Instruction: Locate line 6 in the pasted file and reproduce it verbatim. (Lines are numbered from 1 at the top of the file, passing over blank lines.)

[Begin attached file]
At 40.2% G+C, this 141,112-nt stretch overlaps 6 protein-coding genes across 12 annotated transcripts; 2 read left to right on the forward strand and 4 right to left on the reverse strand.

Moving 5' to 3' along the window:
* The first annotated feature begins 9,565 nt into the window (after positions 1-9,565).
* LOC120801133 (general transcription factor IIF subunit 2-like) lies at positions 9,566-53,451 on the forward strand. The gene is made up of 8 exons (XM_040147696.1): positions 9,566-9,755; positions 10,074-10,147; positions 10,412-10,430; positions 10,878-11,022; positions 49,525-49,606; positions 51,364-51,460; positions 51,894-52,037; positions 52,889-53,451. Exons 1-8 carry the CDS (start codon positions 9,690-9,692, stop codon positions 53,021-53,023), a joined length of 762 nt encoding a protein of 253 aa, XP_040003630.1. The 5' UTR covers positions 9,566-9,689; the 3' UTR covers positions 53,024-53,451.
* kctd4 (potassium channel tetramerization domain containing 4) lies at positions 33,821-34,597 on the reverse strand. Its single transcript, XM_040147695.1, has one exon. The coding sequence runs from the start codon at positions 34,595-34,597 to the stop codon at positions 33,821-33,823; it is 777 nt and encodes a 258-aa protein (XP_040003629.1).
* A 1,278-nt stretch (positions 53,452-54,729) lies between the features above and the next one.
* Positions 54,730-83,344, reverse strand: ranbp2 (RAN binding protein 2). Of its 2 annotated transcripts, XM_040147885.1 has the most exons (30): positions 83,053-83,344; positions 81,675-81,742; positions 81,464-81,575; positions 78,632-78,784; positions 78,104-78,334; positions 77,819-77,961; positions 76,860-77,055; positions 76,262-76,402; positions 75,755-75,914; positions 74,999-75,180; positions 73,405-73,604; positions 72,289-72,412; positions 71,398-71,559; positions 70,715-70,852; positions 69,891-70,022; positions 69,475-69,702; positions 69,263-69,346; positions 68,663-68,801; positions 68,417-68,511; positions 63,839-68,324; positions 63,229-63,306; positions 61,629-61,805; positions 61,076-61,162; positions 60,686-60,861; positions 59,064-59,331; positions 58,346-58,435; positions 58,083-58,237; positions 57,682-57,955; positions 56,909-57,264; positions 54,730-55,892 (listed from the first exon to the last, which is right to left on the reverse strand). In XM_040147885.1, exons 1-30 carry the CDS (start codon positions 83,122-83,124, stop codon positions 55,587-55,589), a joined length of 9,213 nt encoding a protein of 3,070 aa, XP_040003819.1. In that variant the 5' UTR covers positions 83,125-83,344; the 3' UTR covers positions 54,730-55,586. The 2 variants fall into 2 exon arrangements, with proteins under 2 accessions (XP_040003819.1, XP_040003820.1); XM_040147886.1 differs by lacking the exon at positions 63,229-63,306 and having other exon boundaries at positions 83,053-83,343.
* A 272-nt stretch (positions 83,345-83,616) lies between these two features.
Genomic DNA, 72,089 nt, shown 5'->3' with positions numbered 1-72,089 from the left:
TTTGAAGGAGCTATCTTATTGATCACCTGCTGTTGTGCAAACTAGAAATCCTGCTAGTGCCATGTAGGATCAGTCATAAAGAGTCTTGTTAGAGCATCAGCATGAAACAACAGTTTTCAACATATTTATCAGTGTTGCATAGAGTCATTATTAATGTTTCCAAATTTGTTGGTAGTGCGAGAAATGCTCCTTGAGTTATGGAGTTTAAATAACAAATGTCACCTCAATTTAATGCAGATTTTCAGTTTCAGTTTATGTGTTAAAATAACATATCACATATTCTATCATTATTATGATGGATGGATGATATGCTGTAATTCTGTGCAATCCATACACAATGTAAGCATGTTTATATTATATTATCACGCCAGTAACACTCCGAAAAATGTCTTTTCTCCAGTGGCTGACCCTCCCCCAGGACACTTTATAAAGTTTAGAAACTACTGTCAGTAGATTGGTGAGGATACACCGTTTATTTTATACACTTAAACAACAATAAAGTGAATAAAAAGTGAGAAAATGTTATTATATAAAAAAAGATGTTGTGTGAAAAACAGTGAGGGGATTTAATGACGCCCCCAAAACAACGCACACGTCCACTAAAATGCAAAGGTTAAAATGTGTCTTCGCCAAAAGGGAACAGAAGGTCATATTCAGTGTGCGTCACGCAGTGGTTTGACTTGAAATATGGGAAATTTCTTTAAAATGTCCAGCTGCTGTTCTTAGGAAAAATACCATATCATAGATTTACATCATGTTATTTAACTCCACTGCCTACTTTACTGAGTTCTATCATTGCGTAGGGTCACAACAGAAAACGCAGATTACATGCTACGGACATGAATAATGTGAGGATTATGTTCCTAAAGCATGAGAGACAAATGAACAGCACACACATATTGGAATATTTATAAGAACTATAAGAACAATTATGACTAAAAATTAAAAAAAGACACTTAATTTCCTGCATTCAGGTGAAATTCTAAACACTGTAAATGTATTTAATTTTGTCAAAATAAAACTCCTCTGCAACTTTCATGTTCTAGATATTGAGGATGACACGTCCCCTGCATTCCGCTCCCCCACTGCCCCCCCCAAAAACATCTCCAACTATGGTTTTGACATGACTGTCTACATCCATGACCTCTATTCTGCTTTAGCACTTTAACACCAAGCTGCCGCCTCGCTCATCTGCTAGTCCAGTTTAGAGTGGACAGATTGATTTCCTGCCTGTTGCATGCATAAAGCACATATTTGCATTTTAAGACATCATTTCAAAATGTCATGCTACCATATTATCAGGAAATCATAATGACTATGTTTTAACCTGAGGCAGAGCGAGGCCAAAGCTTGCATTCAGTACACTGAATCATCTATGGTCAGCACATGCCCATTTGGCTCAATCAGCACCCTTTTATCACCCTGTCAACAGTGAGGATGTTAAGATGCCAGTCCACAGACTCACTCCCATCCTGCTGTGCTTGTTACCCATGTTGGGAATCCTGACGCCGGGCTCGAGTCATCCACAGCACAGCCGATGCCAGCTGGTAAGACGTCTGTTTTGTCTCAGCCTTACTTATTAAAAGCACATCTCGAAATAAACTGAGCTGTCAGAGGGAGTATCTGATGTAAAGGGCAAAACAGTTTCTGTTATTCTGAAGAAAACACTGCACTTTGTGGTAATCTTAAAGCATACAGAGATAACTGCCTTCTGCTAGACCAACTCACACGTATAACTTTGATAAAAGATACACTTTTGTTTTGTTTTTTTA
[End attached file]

* A 1,278-nt stretch (positions 53,452-54,729) lies between the features above and the next one.